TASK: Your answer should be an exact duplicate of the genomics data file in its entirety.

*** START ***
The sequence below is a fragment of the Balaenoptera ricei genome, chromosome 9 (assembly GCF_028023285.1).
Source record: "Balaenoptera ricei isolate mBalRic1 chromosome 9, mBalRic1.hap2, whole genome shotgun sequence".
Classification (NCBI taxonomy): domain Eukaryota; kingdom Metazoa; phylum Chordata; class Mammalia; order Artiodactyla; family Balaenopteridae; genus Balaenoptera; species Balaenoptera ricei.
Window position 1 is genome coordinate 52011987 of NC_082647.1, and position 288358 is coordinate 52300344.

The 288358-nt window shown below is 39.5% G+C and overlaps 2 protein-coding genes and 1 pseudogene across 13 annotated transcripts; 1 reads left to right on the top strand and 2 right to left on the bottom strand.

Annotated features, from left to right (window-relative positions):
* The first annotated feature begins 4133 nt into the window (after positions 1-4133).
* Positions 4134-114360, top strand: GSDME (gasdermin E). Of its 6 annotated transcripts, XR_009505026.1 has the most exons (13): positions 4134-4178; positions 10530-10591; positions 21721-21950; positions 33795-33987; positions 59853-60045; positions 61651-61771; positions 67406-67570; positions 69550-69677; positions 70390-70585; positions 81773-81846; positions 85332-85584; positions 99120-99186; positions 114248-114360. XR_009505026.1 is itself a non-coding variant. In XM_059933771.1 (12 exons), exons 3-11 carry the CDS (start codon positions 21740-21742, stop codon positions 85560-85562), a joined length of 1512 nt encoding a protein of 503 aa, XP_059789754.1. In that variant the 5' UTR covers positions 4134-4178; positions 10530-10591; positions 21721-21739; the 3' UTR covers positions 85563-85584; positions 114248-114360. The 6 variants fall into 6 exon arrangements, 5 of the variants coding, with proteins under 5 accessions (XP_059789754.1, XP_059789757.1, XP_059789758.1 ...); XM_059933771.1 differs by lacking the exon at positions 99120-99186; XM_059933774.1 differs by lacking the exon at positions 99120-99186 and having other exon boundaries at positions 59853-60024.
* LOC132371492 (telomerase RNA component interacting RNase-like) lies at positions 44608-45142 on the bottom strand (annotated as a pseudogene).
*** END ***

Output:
The sequence below is a fragment of the Balaenoptera ricei genome, chromosome 9 (assembly GCF_028023285.1).
Source record: "Balaenoptera ricei isolate mBalRic1 chromosome 9, mBalRic1.hap2, whole genome shotgun sequence".
Classification (NCBI taxonomy): domain Eukaryota; kingdom Metazoa; phylum Chordata; class Mammalia; order Artiodactyla; family Balaenopteridae; genus Balaenoptera; species Balaenoptera ricei.
Window position 1 is genome coordinate 52011987 of NC_082647.1, and position 288358 is coordinate 52300344.

The 288358-nt window shown below is 39.5% G+C and overlaps 2 protein-coding genes and 1 pseudogene across 13 annotated transcripts; 1 reads left to right on the top strand and 2 right to left on the bottom strand.

Annotated features, from left to right (window-relative positions):
* The first annotated feature begins 4133 nt into the window (after positions 1-4133).
* Positions 4134-114360, top strand: GSDME (gasdermin E). Of its 6 annotated transcripts, XR_009505026.1 has the most exons (13): positions 4134-4178; positions 10530-10591; positions 21721-21950; positions 33795-33987; positions 59853-60045; positions 61651-61771; positions 67406-67570; positions 69550-69677; positions 70390-70585; positions 81773-81846; positions 85332-85584; positions 99120-99186; positions 114248-114360. XR_009505026.1 is itself a non-coding variant. In XM_059933771.1 (12 exons), exons 3-11 carry the CDS (start codon positions 21740-21742, stop codon positions 85560-85562), a joined length of 1512 nt encoding a protein of 503 aa, XP_059789754.1. In that variant the 5' UTR covers positions 4134-4178; positions 10530-10591; positions 21721-21739; the 3' UTR covers positions 85563-85584; positions 114248-114360. The 6 variants fall into 6 exon arrangements, 5 of the variants coding, with proteins under 5 accessions (XP_059789754.1, XP_059789757.1, XP_059789758.1 ...); XM_059933771.1 differs by lacking the exon at positions 99120-99186; XM_059933774.1 differs by lacking the exon at positions 99120-99186 and having other exon boundaries at positions 59853-60024.
* LOC132371492 (telomerase RNA component interacting RNase-like) lies at positions 44608-45142 on the bottom strand (annotated as a pseudogene).